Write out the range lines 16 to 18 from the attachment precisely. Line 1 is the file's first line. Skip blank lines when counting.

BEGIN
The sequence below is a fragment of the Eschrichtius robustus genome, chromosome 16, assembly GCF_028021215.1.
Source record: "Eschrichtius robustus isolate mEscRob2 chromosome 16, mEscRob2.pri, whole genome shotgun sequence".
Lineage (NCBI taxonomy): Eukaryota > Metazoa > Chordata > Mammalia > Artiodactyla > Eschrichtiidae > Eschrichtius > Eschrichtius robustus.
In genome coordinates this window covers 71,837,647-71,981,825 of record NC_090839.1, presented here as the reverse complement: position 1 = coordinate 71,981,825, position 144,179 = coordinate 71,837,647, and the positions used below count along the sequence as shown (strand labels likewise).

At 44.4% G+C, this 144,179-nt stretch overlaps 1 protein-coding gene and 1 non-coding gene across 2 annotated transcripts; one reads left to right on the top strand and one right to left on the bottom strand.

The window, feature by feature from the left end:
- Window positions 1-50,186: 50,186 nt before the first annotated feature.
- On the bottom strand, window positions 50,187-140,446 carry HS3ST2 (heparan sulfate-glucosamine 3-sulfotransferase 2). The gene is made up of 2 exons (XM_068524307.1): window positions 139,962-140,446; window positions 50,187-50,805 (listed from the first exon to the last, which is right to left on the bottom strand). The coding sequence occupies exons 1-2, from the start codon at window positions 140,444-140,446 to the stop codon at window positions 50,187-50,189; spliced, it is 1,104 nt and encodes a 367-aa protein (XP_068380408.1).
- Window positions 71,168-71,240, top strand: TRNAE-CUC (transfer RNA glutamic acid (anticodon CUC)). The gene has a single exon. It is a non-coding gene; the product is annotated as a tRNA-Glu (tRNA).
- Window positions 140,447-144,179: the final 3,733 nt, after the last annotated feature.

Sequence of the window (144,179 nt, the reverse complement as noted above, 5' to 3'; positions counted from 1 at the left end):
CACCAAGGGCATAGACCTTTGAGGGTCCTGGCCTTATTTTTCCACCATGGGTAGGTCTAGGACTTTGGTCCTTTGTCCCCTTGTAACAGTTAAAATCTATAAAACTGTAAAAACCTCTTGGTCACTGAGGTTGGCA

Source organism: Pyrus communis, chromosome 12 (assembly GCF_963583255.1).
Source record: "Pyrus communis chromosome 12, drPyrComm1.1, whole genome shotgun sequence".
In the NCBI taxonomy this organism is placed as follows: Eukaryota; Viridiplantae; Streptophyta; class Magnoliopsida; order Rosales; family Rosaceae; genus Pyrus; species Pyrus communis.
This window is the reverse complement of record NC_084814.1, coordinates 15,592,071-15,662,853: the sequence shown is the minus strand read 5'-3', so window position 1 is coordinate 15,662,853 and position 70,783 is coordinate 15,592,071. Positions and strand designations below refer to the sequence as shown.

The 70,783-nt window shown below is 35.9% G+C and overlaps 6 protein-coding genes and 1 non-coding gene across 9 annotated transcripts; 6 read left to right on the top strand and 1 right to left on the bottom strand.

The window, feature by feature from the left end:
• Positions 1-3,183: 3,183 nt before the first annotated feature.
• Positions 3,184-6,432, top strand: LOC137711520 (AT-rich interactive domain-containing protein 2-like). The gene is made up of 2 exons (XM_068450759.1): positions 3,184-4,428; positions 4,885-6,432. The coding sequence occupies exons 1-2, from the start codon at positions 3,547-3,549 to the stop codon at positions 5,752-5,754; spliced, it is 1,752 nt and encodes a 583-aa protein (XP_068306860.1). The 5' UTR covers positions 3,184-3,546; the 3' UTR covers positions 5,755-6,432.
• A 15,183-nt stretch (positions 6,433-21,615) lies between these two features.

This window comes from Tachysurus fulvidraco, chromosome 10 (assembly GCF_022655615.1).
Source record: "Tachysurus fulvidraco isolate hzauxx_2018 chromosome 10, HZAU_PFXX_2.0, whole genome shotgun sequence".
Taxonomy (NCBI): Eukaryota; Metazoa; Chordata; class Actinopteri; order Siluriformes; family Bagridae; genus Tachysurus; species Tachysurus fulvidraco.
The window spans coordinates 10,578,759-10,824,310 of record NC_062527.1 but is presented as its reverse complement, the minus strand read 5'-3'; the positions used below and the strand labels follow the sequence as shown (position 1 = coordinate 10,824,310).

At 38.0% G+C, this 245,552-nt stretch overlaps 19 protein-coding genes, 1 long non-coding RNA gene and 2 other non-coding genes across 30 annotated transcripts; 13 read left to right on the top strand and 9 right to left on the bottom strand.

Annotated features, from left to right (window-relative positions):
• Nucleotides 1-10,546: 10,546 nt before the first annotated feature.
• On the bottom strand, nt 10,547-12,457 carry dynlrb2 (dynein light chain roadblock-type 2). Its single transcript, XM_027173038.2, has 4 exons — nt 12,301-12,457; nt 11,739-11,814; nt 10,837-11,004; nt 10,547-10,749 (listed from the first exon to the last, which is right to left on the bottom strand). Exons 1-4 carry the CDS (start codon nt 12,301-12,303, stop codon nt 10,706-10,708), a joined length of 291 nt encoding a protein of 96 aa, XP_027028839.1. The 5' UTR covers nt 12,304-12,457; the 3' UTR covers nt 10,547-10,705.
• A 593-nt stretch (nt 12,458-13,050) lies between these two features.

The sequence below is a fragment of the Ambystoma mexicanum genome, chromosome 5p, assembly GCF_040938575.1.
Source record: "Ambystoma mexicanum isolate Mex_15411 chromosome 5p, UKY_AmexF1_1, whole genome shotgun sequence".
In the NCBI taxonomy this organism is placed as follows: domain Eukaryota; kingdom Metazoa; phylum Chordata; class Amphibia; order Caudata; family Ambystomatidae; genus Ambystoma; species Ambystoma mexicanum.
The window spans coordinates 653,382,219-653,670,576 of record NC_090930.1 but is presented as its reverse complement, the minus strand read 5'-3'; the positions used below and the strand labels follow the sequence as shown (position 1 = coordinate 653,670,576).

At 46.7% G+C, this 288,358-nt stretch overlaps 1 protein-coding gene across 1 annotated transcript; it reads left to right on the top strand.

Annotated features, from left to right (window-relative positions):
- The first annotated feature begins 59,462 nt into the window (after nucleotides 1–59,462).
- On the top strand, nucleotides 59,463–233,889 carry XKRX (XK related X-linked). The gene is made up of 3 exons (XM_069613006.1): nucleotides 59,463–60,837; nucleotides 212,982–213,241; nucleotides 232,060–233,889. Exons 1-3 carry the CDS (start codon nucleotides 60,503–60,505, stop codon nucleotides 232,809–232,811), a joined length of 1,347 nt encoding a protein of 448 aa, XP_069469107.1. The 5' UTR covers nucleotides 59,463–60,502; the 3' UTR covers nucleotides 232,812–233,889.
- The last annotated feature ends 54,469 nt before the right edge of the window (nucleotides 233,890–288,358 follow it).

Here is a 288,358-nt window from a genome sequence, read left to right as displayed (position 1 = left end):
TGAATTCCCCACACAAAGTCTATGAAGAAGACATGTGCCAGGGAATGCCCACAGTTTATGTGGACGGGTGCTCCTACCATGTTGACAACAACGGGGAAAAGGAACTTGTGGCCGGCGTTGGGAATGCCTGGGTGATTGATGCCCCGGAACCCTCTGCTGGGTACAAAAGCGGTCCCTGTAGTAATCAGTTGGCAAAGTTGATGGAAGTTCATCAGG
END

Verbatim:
This window is the reverse complement of record NC_084814.1, coordinates 15,592,071-15,662,853: the sequence shown is the minus strand read 5'-3', so window position 1 is coordinate 15,662,853 and position 70,783 is coordinate 15,592,071. Positions and strand designations below refer to the sequence as shown.

The 70,783-nt window shown below is 35.9% G+C and overlaps 6 protein-coding genes and 1 non-coding gene across 9 annotated transcripts; 6 read left to right on the top strand and 1 right to left on the bottom strand.

The window, feature by feature from the left end: